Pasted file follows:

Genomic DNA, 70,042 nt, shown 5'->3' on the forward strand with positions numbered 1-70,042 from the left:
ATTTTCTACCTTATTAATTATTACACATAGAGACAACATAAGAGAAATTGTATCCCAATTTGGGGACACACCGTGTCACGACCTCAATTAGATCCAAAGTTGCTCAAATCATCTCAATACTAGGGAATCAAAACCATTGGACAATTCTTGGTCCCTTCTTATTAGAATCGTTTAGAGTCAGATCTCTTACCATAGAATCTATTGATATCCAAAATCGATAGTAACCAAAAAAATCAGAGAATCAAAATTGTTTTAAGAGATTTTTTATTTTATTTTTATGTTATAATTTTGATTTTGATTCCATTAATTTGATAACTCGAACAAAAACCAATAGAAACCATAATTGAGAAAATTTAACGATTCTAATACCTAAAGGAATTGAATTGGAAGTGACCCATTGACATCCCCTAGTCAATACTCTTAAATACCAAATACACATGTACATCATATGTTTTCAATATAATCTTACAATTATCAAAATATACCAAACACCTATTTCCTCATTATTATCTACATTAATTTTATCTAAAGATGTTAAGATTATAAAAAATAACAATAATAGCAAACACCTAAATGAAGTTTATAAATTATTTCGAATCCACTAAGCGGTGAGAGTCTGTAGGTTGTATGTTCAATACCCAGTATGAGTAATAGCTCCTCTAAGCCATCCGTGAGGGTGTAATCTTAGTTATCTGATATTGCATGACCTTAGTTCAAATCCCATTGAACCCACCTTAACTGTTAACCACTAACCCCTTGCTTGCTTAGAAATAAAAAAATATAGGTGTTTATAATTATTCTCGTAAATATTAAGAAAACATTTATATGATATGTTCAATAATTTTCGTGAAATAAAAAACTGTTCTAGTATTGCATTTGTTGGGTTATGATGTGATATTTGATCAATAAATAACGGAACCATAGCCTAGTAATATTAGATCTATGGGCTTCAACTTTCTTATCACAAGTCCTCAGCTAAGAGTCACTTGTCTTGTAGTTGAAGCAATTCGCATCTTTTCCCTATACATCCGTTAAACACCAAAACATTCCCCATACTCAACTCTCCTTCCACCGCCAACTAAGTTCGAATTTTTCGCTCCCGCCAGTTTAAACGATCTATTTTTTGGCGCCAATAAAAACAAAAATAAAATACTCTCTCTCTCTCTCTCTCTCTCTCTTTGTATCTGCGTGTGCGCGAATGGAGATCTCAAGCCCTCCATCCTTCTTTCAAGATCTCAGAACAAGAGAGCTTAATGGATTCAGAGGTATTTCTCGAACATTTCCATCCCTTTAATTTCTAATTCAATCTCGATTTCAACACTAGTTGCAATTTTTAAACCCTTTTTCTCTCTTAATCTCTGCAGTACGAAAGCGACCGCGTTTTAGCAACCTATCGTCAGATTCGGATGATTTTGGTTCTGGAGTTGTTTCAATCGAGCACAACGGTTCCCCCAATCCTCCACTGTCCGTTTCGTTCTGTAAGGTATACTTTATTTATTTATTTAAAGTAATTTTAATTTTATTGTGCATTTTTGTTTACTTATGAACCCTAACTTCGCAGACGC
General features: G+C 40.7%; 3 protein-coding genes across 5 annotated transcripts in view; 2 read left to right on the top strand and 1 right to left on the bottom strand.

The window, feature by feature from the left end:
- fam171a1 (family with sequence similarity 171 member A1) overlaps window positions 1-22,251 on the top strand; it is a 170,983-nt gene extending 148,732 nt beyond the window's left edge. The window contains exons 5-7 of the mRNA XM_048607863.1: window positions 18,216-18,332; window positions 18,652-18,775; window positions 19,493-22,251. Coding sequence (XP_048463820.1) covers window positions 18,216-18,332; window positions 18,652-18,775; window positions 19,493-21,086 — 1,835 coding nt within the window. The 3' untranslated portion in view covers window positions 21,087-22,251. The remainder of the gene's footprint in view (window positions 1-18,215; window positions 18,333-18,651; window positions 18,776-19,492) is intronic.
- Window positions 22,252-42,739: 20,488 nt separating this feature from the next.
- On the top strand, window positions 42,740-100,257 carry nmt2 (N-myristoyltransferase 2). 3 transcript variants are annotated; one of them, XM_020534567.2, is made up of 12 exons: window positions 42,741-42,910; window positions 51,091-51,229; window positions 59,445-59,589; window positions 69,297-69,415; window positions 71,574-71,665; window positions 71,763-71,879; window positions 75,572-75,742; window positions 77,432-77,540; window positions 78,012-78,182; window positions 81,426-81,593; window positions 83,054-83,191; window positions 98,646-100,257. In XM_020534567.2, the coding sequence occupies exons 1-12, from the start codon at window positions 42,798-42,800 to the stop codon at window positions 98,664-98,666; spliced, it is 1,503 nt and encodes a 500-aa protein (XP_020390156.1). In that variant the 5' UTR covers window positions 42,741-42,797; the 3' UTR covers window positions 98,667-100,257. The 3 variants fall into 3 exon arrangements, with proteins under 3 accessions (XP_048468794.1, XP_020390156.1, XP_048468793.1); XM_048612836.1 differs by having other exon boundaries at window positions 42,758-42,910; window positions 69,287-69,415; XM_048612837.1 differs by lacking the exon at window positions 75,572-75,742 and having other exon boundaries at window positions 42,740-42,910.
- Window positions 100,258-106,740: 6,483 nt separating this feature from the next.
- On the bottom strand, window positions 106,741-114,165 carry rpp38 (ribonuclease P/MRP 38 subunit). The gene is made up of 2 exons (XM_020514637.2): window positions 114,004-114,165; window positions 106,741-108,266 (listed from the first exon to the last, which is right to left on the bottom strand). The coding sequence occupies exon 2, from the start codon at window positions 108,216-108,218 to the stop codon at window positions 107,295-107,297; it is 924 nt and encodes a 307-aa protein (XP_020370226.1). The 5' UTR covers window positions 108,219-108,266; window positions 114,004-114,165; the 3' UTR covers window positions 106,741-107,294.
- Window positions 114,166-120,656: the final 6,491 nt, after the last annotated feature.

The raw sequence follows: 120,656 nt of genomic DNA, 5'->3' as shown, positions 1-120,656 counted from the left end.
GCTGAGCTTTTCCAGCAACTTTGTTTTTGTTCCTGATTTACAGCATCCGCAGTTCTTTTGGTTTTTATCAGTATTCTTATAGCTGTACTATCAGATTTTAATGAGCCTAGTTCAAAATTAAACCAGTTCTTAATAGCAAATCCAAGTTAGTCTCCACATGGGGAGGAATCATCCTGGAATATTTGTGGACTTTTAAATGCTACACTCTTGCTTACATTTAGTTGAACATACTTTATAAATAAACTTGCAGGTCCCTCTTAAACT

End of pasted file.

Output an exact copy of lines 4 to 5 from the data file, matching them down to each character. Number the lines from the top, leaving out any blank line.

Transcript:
The window, feature by feature from the left end:
- fam171a1 (family with sequence similarity 171 member A1) overlaps window positions 1-22,251 on the top strand; it is a 170,983-nt gene extending 148,732 nt beyond the window's left edge. The window contains exons 5-7 of the mRNA XM_048607863.1: window positions 18,216-18,332; window positions 18,652-18,775; window positions 19,493-22,251. Coding sequence (XP_048463820.1) covers window positions 18,216-18,332; window positions 18,652-18,775; window positions 19,493-21,086 — 1,835 coding nt within the window. The 3' untranslated portion in view covers window positions 21,087-22,251. The remainder of the gene's footprint in view (window positions 1-18,215; window positions 18,333-18,651; window positions 18,776-19,492) is intronic.